Consumers who are struggling under a heavy burden of debt may view bankruptcy as an attractive solution. In some cases, filing for bankruptcy may be necessary but it should be the last option considered.
There are two types of debt – secured and unsecured. Secured debt is money owed on your car, your home and on furniture. The item you purchased acts as security for the amount you owe and should you not pay the debt, the lender can repossess the property used as security.
Chapter 7 bankruptcy was designed to provide a safety net for people who found themselves deeply in debt with no ability to pay
If most of your debt is from credit cards, it is tempting to file Chapter 7 bankruptcy and erase that debt completely.
The Pros and Cons of Filing for Bankruptcy
Bankruptcy does not carry the social stigma of years past. It is a legal way to reduce your debt to allow you a chance to regain your financial footing.
There are some consumers who file for bankruptcy several times during their adult life but for most of us, bankruptcy is only considered when all other options to pay our debt have failed.
Although you can totally eliminate your credit card debt through a Chapter 7 bankruptcy, you will also damage your credit for ten years into the future. That is how long the bankruptcy remains on your credit report.
Alternatives to Bankruptcy
There are steps you can take to solve debt problems that will avoid bankruptcy. If you are unable to pay off your credit cards but have some funds on hand, you may be able to negotiate with lenders to pay off a smaller amount.
If the lender agrees to a settlement you must be able to pay the settlement amount either immediately or over 2-3 months or the full amount of the debt will be reinstated.
In exchange, the lender will mark the account as settled and paid and the account will be closed. This will have a detrimental effect on your credit rating but can be overcome by paying other debts such as for your car or mortgage in a timely way.
Within two or three years the timely payment will balance the black marks caused by settlement agreements and your credit score will begin to rise.
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You may also use a credit management service to reduce the payments on your credit cards to levels you can manage.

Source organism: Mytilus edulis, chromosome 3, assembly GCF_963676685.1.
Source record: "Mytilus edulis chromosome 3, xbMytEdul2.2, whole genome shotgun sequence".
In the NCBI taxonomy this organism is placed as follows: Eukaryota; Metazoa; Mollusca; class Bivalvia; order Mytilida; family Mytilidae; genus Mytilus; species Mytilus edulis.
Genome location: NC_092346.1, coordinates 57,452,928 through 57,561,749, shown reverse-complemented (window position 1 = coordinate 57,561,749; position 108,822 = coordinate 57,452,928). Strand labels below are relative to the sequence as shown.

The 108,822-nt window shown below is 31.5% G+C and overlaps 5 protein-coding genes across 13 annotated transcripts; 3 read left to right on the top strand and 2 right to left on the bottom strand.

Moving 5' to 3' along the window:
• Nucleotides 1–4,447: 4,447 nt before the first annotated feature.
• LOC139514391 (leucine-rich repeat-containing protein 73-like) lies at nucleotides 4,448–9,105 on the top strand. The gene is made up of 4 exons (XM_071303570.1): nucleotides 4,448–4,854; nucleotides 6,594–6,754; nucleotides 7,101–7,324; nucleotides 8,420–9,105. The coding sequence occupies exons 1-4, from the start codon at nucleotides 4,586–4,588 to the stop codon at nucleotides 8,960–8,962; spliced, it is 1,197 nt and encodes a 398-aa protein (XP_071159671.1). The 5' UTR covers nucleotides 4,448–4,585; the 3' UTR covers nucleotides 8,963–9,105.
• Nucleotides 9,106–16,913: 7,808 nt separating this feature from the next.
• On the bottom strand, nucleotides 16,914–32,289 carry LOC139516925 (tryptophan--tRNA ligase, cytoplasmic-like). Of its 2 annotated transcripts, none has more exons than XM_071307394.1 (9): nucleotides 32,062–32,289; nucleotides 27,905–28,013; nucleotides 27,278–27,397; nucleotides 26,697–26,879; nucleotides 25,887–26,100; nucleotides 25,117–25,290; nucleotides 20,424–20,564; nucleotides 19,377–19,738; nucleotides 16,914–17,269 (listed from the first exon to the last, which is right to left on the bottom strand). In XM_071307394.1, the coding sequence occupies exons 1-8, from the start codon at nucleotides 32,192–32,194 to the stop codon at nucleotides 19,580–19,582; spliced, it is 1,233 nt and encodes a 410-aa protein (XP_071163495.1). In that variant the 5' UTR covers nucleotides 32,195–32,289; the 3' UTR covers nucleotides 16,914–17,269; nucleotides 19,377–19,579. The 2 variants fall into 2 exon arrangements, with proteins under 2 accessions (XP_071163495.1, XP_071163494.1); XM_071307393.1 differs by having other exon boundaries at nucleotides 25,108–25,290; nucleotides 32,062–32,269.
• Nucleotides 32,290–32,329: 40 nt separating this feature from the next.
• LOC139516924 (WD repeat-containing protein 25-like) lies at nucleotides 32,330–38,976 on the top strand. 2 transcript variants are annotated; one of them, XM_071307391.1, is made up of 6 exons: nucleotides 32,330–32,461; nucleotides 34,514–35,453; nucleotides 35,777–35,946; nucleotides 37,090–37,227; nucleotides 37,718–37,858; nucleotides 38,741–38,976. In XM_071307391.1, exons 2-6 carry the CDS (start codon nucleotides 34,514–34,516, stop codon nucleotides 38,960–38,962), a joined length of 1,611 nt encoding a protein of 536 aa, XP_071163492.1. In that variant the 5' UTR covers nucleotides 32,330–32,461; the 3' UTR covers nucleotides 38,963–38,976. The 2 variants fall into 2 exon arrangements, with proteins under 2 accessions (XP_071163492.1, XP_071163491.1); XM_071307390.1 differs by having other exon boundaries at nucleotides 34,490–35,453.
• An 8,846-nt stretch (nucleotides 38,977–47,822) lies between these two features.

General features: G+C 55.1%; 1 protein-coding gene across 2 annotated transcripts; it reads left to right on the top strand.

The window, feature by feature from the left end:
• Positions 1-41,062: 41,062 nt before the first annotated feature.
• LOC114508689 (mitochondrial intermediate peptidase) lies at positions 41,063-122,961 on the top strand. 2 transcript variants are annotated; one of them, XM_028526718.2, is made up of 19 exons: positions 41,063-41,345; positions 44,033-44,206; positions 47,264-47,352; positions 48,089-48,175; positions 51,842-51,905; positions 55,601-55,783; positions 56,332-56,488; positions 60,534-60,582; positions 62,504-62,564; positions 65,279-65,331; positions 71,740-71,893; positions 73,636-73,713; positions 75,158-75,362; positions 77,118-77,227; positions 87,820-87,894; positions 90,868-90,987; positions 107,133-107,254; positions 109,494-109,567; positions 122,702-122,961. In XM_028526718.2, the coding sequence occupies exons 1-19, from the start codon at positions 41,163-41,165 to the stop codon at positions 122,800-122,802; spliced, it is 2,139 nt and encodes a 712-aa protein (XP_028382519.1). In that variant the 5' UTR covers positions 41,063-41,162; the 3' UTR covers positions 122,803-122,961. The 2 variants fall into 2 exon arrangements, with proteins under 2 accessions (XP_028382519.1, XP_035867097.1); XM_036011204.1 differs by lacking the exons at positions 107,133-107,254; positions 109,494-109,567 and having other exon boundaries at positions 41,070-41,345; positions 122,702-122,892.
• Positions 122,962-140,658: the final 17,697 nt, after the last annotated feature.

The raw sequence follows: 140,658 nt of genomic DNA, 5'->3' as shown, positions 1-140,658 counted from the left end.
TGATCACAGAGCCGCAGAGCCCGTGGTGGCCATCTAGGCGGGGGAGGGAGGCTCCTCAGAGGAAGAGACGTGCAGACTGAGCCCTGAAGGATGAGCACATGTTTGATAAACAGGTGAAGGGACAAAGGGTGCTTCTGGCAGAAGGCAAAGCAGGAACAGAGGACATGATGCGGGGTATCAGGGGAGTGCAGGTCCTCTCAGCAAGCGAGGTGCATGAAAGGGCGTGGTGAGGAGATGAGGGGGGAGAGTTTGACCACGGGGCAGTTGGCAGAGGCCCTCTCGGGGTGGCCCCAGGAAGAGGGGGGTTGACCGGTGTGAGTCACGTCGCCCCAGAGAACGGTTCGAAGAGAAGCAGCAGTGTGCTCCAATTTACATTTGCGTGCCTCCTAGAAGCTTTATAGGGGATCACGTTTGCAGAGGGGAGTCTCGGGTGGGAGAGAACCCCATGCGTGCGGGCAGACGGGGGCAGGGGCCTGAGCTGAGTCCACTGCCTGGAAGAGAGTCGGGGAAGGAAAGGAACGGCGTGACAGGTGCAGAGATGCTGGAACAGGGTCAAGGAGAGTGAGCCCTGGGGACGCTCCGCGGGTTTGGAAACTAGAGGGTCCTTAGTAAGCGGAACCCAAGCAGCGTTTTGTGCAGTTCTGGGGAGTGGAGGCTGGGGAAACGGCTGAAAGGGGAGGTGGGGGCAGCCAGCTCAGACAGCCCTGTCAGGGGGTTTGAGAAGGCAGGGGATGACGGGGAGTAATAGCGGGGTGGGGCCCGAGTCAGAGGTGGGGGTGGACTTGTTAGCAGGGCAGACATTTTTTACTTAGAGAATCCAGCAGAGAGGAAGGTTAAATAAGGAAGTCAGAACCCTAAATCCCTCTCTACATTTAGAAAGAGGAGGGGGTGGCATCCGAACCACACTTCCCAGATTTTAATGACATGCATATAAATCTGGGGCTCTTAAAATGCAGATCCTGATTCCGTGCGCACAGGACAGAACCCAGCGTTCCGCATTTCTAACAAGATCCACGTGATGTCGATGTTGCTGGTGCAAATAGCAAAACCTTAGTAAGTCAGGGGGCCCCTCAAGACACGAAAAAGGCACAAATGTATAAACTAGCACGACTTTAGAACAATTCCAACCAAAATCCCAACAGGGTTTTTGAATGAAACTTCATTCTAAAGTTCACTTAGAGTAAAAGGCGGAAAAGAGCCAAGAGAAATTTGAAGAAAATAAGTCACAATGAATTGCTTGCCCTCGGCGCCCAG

You will be asked to provide full financial information including your verifiable income and all bill and expenses paid each month.
The management service will negotiate with lenders on your behalf and proposed lower payment which may also result in lower interest rates.
Most of the credit management services charge an initial fee for negotiation and a monthly fee for management.
Each month you would send one total payment to the management service and they, in turn, would pay each of your debts due that month at the reduced payment level.
When to File for Bankruptcy?
An ongoing medical emergency can drain your finances while ill health can prevent you from earning a living as you did previously.
Job loss is currently a big problem in the U.S. where millions of people unexpectedly found themselves without the income from a job they had worked for years.
When months pass with no income or when work hours have been cut and income is much less than it was a few months ago, you may find it impossible to pay even the minimum payments due on credit card debt.
This is not a problem you can ignore. Lenders are not as willing to “write off” debt as they were a few years ago due to the high number of consumers who currently are unable to pay even minimum payments.
If you have not been able to reach a settlement that you can pay or cannot provide even the minimal payments due through debt negotiation, bankruptcy may be the right option for you.
You can file Chapter 7 bankruptcy and exempt your car loan and your mortgage from the filing.
To do this, you must be able to show income sufficient to make the car payments and to cover the mortgage each month and the lenders for those loans will need to re-affirm the debt.
Bankruptcy should be the last option you consider when you are buried in debt. If the credit debt was cause by reckless overspending, it’s important to get your personal finances in order before considering bankruptcy.
If the debt was due to job loss, reduced income or medical costs, the peace of mind of seeing those debts disappear may be worth the years of living with a damaged credit report.
Filing for bankruptcy is a legal option that is open to you and can provide relief from creditors though it will be something you will have to live with for some time.